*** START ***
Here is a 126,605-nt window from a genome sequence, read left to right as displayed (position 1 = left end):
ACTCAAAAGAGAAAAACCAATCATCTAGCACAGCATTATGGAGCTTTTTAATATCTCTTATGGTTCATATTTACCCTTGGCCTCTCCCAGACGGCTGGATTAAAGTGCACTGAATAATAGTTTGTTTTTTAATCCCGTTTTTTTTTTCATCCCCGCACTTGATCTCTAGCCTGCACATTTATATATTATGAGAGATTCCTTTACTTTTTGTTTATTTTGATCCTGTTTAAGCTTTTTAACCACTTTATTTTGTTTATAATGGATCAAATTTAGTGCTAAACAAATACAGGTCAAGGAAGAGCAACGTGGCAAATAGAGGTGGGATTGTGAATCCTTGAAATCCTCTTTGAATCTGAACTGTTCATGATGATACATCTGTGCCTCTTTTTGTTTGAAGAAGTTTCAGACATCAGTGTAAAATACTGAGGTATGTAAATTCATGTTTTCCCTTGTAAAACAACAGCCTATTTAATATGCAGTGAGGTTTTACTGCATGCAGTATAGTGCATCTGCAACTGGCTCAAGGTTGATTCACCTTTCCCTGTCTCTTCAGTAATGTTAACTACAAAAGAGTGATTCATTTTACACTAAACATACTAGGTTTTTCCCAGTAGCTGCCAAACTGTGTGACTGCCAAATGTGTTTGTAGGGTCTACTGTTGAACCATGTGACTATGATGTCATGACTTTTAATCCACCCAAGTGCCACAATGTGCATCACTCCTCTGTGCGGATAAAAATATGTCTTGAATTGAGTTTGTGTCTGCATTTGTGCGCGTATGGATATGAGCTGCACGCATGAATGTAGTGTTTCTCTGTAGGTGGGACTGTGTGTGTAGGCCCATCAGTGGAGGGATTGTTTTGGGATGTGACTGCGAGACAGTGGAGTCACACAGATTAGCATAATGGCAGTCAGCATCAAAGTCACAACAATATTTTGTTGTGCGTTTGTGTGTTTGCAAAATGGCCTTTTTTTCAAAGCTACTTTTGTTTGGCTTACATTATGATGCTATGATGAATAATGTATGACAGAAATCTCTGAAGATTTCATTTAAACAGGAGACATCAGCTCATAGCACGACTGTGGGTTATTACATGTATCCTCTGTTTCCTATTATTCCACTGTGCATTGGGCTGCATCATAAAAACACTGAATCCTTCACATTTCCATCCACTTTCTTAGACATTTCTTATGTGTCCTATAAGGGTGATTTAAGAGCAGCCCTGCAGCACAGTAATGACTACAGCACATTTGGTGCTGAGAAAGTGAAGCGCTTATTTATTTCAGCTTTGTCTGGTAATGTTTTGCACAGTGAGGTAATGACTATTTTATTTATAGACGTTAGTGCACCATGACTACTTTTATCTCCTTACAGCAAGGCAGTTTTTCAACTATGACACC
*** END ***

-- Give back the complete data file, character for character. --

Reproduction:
Here is a 126,605-nt window from a genome sequence, read left to right as displayed (position 1 = left end):
ACTCAAAAGAGAAAAACCAATCATCTAGCACAGCATTATGGAGCTTTTTAATATCTCTTATGGTTCATATTTACCCTTGGCCTCTCCCAGACGGCTGGATTAAAGTGCACTGAATAATAGTTTGTTTTTTAATCCCGTTTTTTTTTTCATCCCCGCACTTGATCTCTAGCCTGCACATTTATATATTATGAGAGATTCCTTTACTTTTTGTTTATTTTGATCCTGTTTAAGCTTTTTAACCACTTTATTTTGTTTATAATGGATCAAATTTAGTGCTAAACAAATACAGGTCAAGGAAGAGCAACGTGGCAAATAGAGGTGGGATTGTGAATCCTTGAAATCCTCTTTGAATCTGAACTGTTCATGATGATACATCTGTGCCTCTTTTTGTTTGAAGAAGTTTCAGACATCAGTGTAAAATACTGAGGTATGTAAATTCATGTTTTCCCTTGTAAAACAACAGCCTATTTAATATGCAGTGAGGTTTTACTGCATGCAGTATAGTGCATCTGCAACTGGCTCAAGGTTGATTCACCTTTCCCTGTCTCTTCAGTAATGTTAACTACAAAAGAGTGATTCATTTTACACTAAACATACTAGGTTTTTCCCAGTAGCTGCCAAACTGTGTGACTGCCAAATGTGTTTGTAGGGTCTACTGTTGAACCATGTGACTATGATGTCATGACTTTTAATCCACCCAAGTGCCACAATGTGCATCACTCCTCTGTGCGGATAAAAATATGTCTTGAATTGAGTTTGTGTCTGCATTTGTGCGCGTATGGATATGAGCTGCACGCATGAATGTAGTGTTTCTCTGTAGGTGGGACTGTGTGTGTAGGCCCATCAGTGGAGGGATTGTTTTGGGATGTGACTGCGAGACAGTGGAGTCACACAGATTAGCATAATGGCAGTCAGCATCAAAGTCACAACAATATTTTGTTGTGCGTTTGTGTGTTTGCAAAATGGCCTTTTTTTCAAAGCTACTTTTGTTTGGCTTACATTATGATGCTATGATGAATAATGTATGACAGAAATCTCTGAAGATTTCATTTAAACAGGAGACATCAGCTCATAGCACGACTGTGGGTTATTACATGTATCCTCTGTTTCCTATTATTCCACTGTGCATTGGGCTGCATCATAAAAACACTGAATCCTTCACATTTCCATCCACTTTCTTAGACATTTCTTATGTGTCCTATAAGGGTGATTTAAGAGCAGCCCTGCAGCACAGTAATGACTACAGCACATTTGGTGCTGAGAAAGTGAAGCGCTTATTTATTTCAGCTTTGTCTGGTAATGTTTTGCACAGTGAGGTAATGACTATTTTATTTATAGACGTTAGTGCACCATGACTACTTTTATCTCCTTACAGCAAGGCAGTTTTTCAACTATGACACC